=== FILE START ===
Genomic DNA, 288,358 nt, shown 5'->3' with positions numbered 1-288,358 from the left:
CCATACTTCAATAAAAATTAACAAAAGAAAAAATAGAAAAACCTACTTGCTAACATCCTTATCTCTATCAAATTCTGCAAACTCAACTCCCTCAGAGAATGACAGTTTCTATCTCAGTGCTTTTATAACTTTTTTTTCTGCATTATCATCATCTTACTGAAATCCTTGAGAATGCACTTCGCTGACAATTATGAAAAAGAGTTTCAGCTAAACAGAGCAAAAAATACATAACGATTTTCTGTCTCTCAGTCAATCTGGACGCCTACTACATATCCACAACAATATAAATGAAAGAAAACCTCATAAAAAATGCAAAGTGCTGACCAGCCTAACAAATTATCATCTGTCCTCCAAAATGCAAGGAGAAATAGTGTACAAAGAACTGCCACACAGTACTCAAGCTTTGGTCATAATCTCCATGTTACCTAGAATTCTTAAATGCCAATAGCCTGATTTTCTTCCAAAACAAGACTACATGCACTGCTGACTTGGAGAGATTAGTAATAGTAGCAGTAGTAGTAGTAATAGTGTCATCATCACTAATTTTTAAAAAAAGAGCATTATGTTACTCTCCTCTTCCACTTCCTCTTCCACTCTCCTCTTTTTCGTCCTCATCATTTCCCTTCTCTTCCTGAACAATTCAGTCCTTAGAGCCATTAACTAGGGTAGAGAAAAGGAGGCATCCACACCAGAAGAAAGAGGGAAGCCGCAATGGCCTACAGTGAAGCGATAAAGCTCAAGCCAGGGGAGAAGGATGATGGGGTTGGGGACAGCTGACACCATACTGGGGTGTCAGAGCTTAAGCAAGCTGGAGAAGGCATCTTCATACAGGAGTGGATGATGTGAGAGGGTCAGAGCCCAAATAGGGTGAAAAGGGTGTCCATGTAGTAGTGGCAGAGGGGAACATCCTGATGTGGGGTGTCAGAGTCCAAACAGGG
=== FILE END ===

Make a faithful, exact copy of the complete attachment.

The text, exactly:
Genomic DNA, 288,358 nt, shown 5'->3' with positions numbered 1-288,358 from the left:
CCATACTTCAATAAAAATTAACAAAAGAAAAAATAGAAAAACCTACTTGCTAACATCCTTATCTCTATCAAATTCTGCAAACTCAACTCCCTCAGAGAATGACAGTTTCTATCTCAGTGCTTTTATAACTTTTTTTTCTGCATTATCATCATCTTACTGAAATCCTTGAGAATGCACTTCGCTGACAATTATGAAAAAGAGTTTCAGCTAAACAGAGCAAAAAATACATAACGATTTTCTGTCTCTCAGTCAATCTGGACGCCTACTACATATCCACAACAATATAAATGAAAGAAAACCTCATAAAAAATGCAAAGTGCTGACCAGCCTAACAAATTATCATCTGTCCTCCAAAATGCAAGGAGAAATAGTGTACAAAGAACTGCCACACAGTACTCAAGCTTTGGTCATAATCTCCATGTTACCTAGAATTCTTAAATGCCAATAGCCTGATTTTCTTCCAAAACAAGACTACATGCACTGCTGACTTGGAGAGATTAGTAATAGTAGCAGTAGTAGTAGTAATAGTGTCATCATCACTAATTTTTAAAAAAAGAGCATTATGTTACTCTCCTCTTCCACTTCCTCTTCCACTCTCCTCTTTTTCGTCCTCATCATTTCCCTTCTCTTCCTGAACAATTCAGTCCTTAGAGCCATTAACTAGGGTAGAGAAAAGGAGGCATCCACACCAGAAGAAAGAGGGAAGCCGCAATGGCCTACAGTGAAGCGATAAAGCTCAAGCCAGGGGAGAAGGATGATGGGGTTGGGGACAGCTGACACCATACTGGGGTGTCAGAGCTTAAGCAAGCTGGAGAAGGCATCTTCATACAGGAGTGGATGATGTGAGAGGGTCAGAGCCCAAATAGGGTGAAAAGGGTGTCCATGTAGTAGTGGCAGAGGGGAACATCCTGATGTGGGGTGTCAGAGTCCAAACAGGG